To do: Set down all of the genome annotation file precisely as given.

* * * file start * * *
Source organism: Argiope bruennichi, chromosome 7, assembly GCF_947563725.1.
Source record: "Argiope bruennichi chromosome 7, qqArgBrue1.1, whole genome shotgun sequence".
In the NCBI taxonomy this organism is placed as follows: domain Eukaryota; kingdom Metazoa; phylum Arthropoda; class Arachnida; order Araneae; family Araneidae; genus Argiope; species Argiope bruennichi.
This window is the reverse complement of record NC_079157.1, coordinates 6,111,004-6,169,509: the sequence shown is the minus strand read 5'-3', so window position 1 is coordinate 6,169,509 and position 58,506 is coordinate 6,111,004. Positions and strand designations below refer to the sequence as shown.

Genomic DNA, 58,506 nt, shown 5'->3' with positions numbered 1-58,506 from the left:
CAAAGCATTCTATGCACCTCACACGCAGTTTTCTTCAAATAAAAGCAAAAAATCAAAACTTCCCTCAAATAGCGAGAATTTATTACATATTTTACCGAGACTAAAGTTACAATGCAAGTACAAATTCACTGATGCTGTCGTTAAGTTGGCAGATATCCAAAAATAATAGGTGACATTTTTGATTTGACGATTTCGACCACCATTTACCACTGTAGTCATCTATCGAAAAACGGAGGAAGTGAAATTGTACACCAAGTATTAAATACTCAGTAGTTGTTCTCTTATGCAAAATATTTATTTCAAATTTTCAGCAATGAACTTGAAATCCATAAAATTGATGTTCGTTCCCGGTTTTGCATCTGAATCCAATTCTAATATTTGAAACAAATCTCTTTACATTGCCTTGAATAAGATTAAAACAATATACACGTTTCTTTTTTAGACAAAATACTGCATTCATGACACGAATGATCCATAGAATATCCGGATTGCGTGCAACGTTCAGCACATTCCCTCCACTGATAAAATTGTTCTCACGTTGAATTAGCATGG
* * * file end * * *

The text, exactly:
Source organism: Argiope bruennichi, chromosome 7, assembly GCF_947563725.1.
Source record: "Argiope bruennichi chromosome 7, qqArgBrue1.1, whole genome shotgun sequence".
In the NCBI taxonomy this organism is placed as follows: domain Eukaryota; kingdom Metazoa; phylum Arthropoda; class Arachnida; order Araneae; family Araneidae; genus Argiope; species Argiope bruennichi.
This window is the reverse complement of record NC_079157.1, coordinates 6,111,004-6,169,509: the sequence shown is the minus strand read 5'-3', so window position 1 is coordinate 6,169,509 and position 58,506 is coordinate 6,111,004. Positions and strand designations below refer to the sequence as shown.

Genomic DNA, 58,506 nt, shown 5'->3' with positions numbered 1-58,506 from the left:
CAAAGCATTCTATGCACCTCACACGCAGTTTTCTTCAAATAAAAGCAAAAAATCAAAACTTCCCTCAAATAGCGAGAATTTATTACATATTTTACCGAGACTAAAGTTACAATGCAAGTACAAATTCACTGATGCTGTCGTTAAGTTGGCAGATATCCAAAAATAATAGGTGACATTTTTGATTTGACGATTTCGACCACCATTTACCACTGTAGTCATCTATCGAAAAACGGAGGAAGTGAAATTGTACACCAAGTATTAAATACTCAGTAGTTGTTCTCTTATGCAAAATATTTATTTCAAATTTTCAGCAATGAACTTGAAATCCATAAAATTGATGTTCGTTCCCGGTTTTGCATCTGAATCCAATTCTAATATTTGAAACAAATCTCTTTACATTGCCTTGAATAAGATTAAAACAATATACACGTTTCTTTTTTAGACAAAATACTGCATTCATGACACGAATGATCCATAGAATATCCGGATTGCGTGCAACGTTCAGCACATTCCCTCCACTGATAAAATTGTTCTCACGTTGAATTAGCATGG